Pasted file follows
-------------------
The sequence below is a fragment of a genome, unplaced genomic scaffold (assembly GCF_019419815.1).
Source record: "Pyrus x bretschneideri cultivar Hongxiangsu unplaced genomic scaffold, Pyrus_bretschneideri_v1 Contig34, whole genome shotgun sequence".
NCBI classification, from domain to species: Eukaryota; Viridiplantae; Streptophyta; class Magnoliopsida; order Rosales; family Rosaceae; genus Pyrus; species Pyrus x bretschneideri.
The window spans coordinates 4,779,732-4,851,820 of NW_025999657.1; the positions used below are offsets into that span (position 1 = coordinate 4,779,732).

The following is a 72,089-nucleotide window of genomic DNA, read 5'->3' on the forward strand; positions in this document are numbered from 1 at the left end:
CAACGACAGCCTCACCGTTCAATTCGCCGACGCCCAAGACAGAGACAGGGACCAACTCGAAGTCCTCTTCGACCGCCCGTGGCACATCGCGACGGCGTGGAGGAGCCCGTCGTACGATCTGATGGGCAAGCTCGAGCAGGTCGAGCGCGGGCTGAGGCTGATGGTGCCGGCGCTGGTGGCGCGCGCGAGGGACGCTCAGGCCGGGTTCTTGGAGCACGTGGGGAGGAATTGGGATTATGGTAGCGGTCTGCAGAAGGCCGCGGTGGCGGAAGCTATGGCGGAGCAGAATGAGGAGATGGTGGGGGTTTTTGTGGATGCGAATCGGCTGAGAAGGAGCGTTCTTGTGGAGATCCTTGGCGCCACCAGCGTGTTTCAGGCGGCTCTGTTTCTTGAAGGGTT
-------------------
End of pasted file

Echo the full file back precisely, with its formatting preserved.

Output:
The sequence below is a fragment of a genome, unplaced genomic scaffold (assembly GCF_019419815.1).
Source record: "Pyrus x bretschneideri cultivar Hongxiangsu unplaced genomic scaffold, Pyrus_bretschneideri_v1 Contig34, whole genome shotgun sequence".
NCBI classification, from domain to species: Eukaryota; Viridiplantae; Streptophyta; class Magnoliopsida; order Rosales; family Rosaceae; genus Pyrus; species Pyrus x bretschneideri.
The window spans coordinates 4,779,732-4,851,820 of NW_025999657.1; the positions used below are offsets into that span (position 1 = coordinate 4,779,732).

The following is a 72,089-nucleotide window of genomic DNA, read 5'->3' on the forward strand; positions in this document are numbered from 1 at the left end:
CAACGACAGCCTCACCGTTCAATTCGCCGACGCCCAAGACAGAGACAGGGACCAACTCGAAGTCCTCTTCGACCGCCCGTGGCACATCGCGACGGCGTGGAGGAGCCCGTCGTACGATCTGATGGGCAAGCTCGAGCAGGTCGAGCGCGGGCTGAGGCTGATGGTGCCGGCGCTGGTGGCGCGCGCGAGGGACGCTCAGGCCGGGTTCTTGGAGCACGTGGGGAGGAATTGGGATTATGGTAGCGGTCTGCAGAAGGCCGCGGTGGCGGAAGCTATGGCGGAGCAGAATGAGGAGATGGTGGGGGTTTTTGTGGATGCGAATCGGCTGAGAAGGAGCGTTCTTGTGGAGATCCTTGGCGCCACCAGCGTGTTTCAGGCGGCTCTGTTTCTTGAAGGGTT